Tufts University School of Nutrition Science and Policy
Henry A. Wallace Institute for Alternative Agriculture
PURPOSE AND SCOPE:
Papers are invited for a conference on how the nutritional value
and safety of food is affected by the methods used to raise it.
We are especially interested in alternative production systems
that can provide more wholesome and healthful foods.
The conference is intended for researchers, agricultural
producers, consumer groups, the food processing and marketing
industry, and agencies concerned with agricultural policy.
o Effects of specific crop production techniques, such as crop
variety, pesticide applications, and amount and type of
fertilizer, on the nutritional value of foods and the
occurence of undesirable substances
o Effects of different livestock production practices on the
healthfulness of meat, milk and eggs
o Health and nutritional implications of reduced-chemical,
organic, and alternative agricultural systems
o Effects of crop production methods on storage qualities and
post-harvest changes in nutritional value
o Nutritional implications of obtaining foods from local
versus distant sources
o Relationship between the quality of the soil and the quality
of the foods produced from it
o Quality in the marketplace: Consumers' perceptions of the
quality of food produced by different methods
o Nutritional and food quality implications of other market
demands on farm products, such as processing
characteristics, appearance, or suitability for long-
o Is there a tradeoff between high production and high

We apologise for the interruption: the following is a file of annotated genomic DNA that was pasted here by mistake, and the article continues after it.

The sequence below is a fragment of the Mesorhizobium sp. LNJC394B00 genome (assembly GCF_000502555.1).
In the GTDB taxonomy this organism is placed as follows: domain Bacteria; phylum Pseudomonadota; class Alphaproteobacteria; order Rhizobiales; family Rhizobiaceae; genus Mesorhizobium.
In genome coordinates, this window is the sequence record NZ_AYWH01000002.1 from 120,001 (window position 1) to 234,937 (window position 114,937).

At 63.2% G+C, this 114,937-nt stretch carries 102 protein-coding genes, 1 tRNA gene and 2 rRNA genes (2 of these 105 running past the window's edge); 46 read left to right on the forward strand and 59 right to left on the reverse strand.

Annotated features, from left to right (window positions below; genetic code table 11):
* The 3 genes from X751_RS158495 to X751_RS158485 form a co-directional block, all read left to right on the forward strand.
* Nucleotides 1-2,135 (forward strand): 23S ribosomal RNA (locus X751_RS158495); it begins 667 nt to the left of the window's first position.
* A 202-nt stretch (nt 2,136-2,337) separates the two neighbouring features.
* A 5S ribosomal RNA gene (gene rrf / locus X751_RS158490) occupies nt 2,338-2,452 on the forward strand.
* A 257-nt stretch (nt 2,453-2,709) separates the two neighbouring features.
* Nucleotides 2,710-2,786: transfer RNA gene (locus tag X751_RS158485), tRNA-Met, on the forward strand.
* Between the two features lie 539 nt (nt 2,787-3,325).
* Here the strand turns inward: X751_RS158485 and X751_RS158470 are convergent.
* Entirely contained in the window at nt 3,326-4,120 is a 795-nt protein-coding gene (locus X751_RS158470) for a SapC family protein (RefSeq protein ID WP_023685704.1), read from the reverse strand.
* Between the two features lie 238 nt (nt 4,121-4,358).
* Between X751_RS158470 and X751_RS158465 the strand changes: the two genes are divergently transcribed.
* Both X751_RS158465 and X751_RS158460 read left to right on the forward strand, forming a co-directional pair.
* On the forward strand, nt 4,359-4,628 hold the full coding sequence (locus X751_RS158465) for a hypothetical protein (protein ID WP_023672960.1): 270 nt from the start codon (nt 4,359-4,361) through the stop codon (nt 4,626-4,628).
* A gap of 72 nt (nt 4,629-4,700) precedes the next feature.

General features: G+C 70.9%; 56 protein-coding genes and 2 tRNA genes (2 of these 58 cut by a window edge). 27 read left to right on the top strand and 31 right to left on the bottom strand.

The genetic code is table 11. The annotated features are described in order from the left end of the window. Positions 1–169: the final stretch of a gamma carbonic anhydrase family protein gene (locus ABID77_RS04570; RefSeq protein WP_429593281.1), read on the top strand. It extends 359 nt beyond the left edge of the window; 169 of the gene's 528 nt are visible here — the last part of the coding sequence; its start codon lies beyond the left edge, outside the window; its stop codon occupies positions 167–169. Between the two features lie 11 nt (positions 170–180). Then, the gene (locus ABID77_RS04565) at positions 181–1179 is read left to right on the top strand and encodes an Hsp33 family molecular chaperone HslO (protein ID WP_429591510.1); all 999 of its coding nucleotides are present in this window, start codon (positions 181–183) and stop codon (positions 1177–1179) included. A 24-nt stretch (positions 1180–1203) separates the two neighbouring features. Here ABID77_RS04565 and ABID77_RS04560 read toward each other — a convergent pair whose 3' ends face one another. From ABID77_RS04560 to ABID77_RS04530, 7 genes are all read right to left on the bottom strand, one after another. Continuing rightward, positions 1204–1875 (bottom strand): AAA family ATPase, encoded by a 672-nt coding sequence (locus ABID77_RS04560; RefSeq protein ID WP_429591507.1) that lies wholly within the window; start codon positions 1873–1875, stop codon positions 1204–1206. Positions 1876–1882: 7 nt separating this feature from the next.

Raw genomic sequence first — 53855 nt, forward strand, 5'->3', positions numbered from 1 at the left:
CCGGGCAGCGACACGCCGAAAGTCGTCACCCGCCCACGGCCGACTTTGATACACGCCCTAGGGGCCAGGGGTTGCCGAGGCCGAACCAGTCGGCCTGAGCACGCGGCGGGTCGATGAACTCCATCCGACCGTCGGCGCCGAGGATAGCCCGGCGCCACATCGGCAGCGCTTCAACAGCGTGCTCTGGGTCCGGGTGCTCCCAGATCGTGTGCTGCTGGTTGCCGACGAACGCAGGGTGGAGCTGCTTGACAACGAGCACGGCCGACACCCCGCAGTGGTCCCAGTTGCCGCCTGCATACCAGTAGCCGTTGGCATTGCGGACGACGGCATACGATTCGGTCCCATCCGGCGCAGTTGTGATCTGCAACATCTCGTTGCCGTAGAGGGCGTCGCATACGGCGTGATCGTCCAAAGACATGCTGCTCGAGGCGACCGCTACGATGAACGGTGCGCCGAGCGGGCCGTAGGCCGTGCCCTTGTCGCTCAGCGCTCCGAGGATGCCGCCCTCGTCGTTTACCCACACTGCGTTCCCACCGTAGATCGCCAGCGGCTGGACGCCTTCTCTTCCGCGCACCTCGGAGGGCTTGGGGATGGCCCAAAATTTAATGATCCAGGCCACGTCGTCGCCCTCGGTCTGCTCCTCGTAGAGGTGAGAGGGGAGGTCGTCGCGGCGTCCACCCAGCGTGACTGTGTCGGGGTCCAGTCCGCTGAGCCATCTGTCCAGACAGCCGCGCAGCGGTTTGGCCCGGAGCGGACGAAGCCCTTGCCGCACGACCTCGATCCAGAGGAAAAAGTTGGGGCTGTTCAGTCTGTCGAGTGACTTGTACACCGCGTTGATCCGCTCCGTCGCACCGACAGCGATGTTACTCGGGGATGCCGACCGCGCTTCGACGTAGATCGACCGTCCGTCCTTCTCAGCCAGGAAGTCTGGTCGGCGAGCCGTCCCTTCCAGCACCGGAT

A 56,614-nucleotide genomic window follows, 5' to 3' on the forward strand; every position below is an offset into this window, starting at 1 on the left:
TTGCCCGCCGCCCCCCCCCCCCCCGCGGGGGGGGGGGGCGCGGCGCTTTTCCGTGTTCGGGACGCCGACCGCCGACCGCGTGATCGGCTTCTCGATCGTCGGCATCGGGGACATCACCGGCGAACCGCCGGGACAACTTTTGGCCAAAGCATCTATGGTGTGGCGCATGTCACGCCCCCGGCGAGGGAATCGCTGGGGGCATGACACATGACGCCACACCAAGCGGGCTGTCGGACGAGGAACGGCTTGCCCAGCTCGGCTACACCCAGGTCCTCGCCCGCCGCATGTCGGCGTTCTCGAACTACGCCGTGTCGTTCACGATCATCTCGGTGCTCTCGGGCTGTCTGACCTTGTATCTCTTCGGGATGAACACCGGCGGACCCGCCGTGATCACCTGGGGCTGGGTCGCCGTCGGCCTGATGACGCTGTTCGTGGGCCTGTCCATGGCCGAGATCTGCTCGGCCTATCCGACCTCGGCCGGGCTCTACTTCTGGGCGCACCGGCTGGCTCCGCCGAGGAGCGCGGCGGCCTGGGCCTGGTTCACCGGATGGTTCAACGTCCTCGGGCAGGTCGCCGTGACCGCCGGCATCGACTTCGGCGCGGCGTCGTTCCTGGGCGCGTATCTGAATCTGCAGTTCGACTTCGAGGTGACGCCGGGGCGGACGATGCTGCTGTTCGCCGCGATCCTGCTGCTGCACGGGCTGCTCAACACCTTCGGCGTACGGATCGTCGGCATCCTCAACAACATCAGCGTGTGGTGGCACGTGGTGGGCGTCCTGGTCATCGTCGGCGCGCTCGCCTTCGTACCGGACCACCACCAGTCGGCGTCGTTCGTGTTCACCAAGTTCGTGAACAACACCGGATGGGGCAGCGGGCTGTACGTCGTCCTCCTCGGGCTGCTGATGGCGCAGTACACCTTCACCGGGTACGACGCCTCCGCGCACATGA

quality, and if so, how might it be avoided?
o The role of government agencies in promoting agricultural
systems that produce healthful and nutritious foods.
Since I am an economist, I certainly can't help with your question from a
hard science perspective. But I can relate our results of our 'scientific'
study of consumers' subjective impressions of organics.
There have been many efforts to quantify nutritional differences between
organic and regular produce. An article by Joan Gussow in last Fall's
Organic Farming Research Foundation Newsletter addressed the issue in an
interesting way...basically saying that the most impt reasons for eating
organic is for the environment (externalities as far as consumers are
Research that my colleagues and I have done, and more recent surveys done by
the Packer magazine as well, suggest that 'quality,' is the most important
reason given by consumers of organics for paying the premium involved. In
this case, quality translates into expectations about the pleasure of
consmuming the food.
While I personally feel that the environmental and ethical reasons justify
the premia, I guess that I think enjoyment of food is important too! So, I
think that you are on to something. There are many consumers out there
whose experience suggests a quality difference between organic and
Moreover, there are chefs of very expensive restaurants who insist on
organic fresh produce as ingredients. One reason given is that flavor is
In the 1991 survey that we did, the most frequent buyers of organic produce
were most likely to give flavor as a reason for buying organic.
There have been double blind tests that try to test the difference, and
these have had pretty indefinite results. Actually, I think Gussow's
article refers to some of these.
I have a hypothesis that one way for smaller producers to survive/thrive is
to emphasize very high quality. As long as it is possible for consumers to
tell the difference easily, they will be willing to pay a significant
premium. Right now, 'organic' is tending to become synonomous with 'high
quality' in the eyes of a sizeable minorty of American consumers. That is
very clear (and statistically significant) in the Packer's 1996 Fresh Trends
Furthermore, I suspect you are correct and that eventually we will be able
to do physical tests that explain why some people with sophisticated
pallettes insist that organics taste better.
Thank you for the stimulating post.
Dept of Ag and Resource Econ
B-311 Clark Blg
Colorado State University
Ft Collins, CO 80523